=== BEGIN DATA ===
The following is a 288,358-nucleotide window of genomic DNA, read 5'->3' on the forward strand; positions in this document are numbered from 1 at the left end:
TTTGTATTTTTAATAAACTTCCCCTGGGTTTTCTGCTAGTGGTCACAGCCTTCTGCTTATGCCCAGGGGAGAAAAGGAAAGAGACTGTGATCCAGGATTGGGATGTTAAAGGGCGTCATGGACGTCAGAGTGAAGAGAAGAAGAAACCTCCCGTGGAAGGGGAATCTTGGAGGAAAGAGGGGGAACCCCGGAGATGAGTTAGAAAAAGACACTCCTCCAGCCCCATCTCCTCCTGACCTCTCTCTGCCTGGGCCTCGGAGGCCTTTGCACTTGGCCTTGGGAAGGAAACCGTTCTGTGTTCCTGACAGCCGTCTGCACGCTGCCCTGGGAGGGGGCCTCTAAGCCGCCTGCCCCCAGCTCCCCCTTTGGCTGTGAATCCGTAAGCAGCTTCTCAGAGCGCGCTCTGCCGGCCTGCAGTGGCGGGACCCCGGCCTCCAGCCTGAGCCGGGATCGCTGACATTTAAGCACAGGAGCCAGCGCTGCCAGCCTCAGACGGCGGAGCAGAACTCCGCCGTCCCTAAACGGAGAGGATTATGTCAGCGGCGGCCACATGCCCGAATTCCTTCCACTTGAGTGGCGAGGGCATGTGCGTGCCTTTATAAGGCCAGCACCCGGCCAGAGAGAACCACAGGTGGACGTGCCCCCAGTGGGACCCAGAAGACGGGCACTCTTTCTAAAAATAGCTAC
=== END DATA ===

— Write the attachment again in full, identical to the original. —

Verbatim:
The following is a 288,358-nucleotide window of genomic DNA, read 5'->3' on the forward strand; positions in this document are numbered from 1 at the left end:
TTTGTATTTTTAATAAACTTCCCCTGGGTTTTCTGCTAGTGGTCACAGCCTTCTGCTTATGCCCAGGGGAGAAAAGGAAAGAGACTGTGATCCAGGATTGGGATGTTAAAGGGCGTCATGGACGTCAGAGTGAAGAGAAGAAGAAACCTCCCGTGGAAGGGGAATCTTGGAGGAAAGAGGGGGAACCCCGGAGATGAGTTAGAAAAAGACACTCCTCCAGCCCCATCTCCTCCTGACCTCTCTCTGCCTGGGCCTCGGAGGCCTTTGCACTTGGCCTTGGGAAGGAAACCGTTCTGTGTTCCTGACAGCCGTCTGCACGCTGCCCTGGGAGGGGGCCTCTAAGCCGCCTGCCCCCAGCTCCCCCTTTGGCTGTGAATCCGTAAGCAGCTTCTCAGAGCGCGCTCTGCCGGCCTGCAGTGGCGGGACCCCGGCCTCCAGCCTGAGCCGGGATCGCTGACATTTAAGCACAGGAGCCAGCGCTGCCAGCCTCAGACGGCGGAGCAGAACTCCGCCGTCCCTAAACGGAGAGGATTATGTCAGCGGCGGCCACATGCCCGAATTCCTTCCACTTGAGTGGCGAGGGCATGTGCGTGCCTTTATAAGGCCAGCACCCGGCCAGAGAGAACCACAGGTGGACGTGCCCCCAGTGGGACCCAGAAGACGGGCACTCTTTCTAAAAATAGCTAC